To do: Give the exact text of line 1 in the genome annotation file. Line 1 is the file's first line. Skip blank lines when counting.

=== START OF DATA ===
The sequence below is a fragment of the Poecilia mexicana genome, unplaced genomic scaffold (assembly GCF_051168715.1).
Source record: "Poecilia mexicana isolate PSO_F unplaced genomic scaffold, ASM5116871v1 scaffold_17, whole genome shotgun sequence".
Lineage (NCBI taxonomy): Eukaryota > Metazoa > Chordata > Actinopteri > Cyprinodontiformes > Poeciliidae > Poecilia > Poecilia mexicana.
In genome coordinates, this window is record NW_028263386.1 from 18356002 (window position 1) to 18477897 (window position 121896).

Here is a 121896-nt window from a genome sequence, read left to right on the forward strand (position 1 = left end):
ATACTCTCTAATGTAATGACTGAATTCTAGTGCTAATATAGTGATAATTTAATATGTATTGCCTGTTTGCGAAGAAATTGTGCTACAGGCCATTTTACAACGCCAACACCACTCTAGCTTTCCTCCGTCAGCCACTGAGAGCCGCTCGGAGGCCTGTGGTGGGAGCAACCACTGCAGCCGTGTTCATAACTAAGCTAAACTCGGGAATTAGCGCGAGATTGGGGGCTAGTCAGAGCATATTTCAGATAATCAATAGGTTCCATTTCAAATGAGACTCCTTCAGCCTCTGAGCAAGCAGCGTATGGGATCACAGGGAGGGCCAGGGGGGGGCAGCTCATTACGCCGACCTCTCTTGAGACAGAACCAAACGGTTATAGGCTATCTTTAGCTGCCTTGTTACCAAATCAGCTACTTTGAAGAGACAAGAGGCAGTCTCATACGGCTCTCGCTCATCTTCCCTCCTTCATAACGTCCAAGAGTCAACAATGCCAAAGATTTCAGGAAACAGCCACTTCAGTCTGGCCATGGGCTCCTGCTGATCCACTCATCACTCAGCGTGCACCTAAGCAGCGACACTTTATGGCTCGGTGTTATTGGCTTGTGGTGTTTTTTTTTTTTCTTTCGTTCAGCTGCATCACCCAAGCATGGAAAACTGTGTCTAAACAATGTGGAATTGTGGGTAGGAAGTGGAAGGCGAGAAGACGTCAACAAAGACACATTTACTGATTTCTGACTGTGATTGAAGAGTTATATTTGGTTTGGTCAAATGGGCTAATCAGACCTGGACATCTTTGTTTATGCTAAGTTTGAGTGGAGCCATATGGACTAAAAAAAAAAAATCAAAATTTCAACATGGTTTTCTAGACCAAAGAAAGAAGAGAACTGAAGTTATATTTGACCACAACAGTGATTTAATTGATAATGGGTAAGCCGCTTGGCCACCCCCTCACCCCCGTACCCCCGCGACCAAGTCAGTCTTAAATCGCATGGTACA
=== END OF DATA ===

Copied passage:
The sequence below is a fragment of the Poecilia mexicana genome, unplaced genomic scaffold (assembly GCF_051168715.1).